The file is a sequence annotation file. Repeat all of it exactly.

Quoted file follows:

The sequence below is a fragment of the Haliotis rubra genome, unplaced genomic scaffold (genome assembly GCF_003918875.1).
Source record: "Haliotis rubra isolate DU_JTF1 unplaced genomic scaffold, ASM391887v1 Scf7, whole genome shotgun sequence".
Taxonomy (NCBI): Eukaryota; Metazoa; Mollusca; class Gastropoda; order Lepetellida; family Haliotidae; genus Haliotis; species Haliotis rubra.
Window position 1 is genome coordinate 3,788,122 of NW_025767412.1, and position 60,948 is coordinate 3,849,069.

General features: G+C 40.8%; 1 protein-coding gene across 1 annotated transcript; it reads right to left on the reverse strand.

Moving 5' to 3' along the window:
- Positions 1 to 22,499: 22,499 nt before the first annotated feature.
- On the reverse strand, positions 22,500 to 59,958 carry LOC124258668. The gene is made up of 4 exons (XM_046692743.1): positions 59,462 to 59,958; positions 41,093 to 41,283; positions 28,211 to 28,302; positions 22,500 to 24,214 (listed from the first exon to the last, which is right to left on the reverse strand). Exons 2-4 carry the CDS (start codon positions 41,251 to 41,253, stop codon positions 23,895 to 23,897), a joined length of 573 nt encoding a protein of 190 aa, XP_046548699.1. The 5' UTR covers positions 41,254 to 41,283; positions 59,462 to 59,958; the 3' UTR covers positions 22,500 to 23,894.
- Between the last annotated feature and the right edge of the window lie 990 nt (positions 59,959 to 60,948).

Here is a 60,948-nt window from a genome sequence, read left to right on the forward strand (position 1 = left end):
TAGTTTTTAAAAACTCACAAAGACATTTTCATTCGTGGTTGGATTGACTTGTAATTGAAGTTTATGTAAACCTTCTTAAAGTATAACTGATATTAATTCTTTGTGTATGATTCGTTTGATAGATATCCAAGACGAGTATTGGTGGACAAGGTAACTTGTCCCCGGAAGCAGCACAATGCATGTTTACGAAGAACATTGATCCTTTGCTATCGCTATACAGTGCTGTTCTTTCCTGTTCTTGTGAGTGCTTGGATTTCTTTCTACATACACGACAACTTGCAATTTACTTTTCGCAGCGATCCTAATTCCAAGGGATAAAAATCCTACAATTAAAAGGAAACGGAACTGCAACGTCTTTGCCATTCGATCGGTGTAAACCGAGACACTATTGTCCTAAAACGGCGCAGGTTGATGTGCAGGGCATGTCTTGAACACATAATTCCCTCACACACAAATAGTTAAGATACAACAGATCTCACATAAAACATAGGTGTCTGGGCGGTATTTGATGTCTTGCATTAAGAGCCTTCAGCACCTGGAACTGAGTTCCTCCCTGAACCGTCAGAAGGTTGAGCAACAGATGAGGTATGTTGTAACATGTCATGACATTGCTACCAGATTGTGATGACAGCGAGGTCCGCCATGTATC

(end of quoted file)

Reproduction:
The sequence below is a fragment of the Haliotis rubra genome, unplaced genomic scaffold (genome assembly GCF_003918875.1).
Source record: "Haliotis rubra isolate DU_JTF1 unplaced genomic scaffold, ASM391887v1 Scf7, whole genome shotgun sequence".
Taxonomy (NCBI): Eukaryota; Metazoa; Mollusca; class Gastropoda; order Lepetellida; family Haliotidae; genus Haliotis; species Haliotis rubra.
Window position 1 is genome coordinate 3,788,122 of NW_025767412.1, and position 60,948 is coordinate 3,849,069.

General features: G+C 40.8%; 1 protein-coding gene across 1 annotated transcript; it reads right to left on the reverse strand.

Moving 5' to 3' along the window:
- Positions 1 to 22,499: 22,499 nt before the first annotated feature.
- On the reverse strand, positions 22,500 to 59,958 carry LOC124258668. The gene is made up of 4 exons (XM_046692743.1): positions 59,462 to 59,958; positions 41,093 to 41,283; positions 28,211 to 28,302; positions 22,500 to 24,214 (listed from the first exon to the last, which is right to left on the reverse strand). Exons 2-4 carry the CDS (start codon positions 41,251 to 41,253, stop codon positions 23,895 to 23,897), a joined length of 573 nt encoding a protein of 190 aa, XP_046548699.1. The 5' UTR covers positions 41,254 to 41,283; positions 59,462 to 59,958; the 3' UTR covers positions 22,500 to 23,894.
- Between the last annotated feature and the right edge of the window lie 990 nt (positions 59,959 to 60,948).

Here is a 60,948-nt window from a genome sequence, read left to right on the forward strand (position 1 = left end):
TAGTTTTTAAAAACTCACAAAGACATTTTCATTCGTGGTTGGATTGACTTGTAATTGAAGTTTATGTAAACCTTCTTAAAGTATAACTGATATTAATTCTTTGTGTATGATTCGTTTGATAGATATCCAAGACGAGTATTGGTGGACAAGGTAACTTGTCCCCGGAAGCAGCACAATGCATGTTTACGAAGAACATTGATCCTTTGCTATCGCTATACAGTGCTGTTCTTTCCTGTTCTTGTGAGTGCTTGGATTTCTTTCTACATACACGACAACTTGCAATTTACTTTTCGCAGCGATCCTAATTCCAAGGGATAAAAATCCTACAATTAAAAGGAAACGGAACTGCAACGTCTTTGCCATTCGATCGGTGTAAACCGAGACACTATTGTCCTAAAACGGCGCAGGTTGATGTGCAGGGCATGTCTTGAACACATAATTCCCTCACACACAAATAGTTAAGATACAACAGATCTCACATAAAACATAGGTGTCTGGGCGGTATTTGATGTCTTGCATTAAGAGCCTTCAGCACCTGGAACTGAGTTCCTCCCTGAACCGTCAGAAGGTTGAGCAACAGATGAGGTATGTTGTAACATGTCATGACATTGCTACCAGATTGTGATGACAGCGAGGTCCGCCATGTATC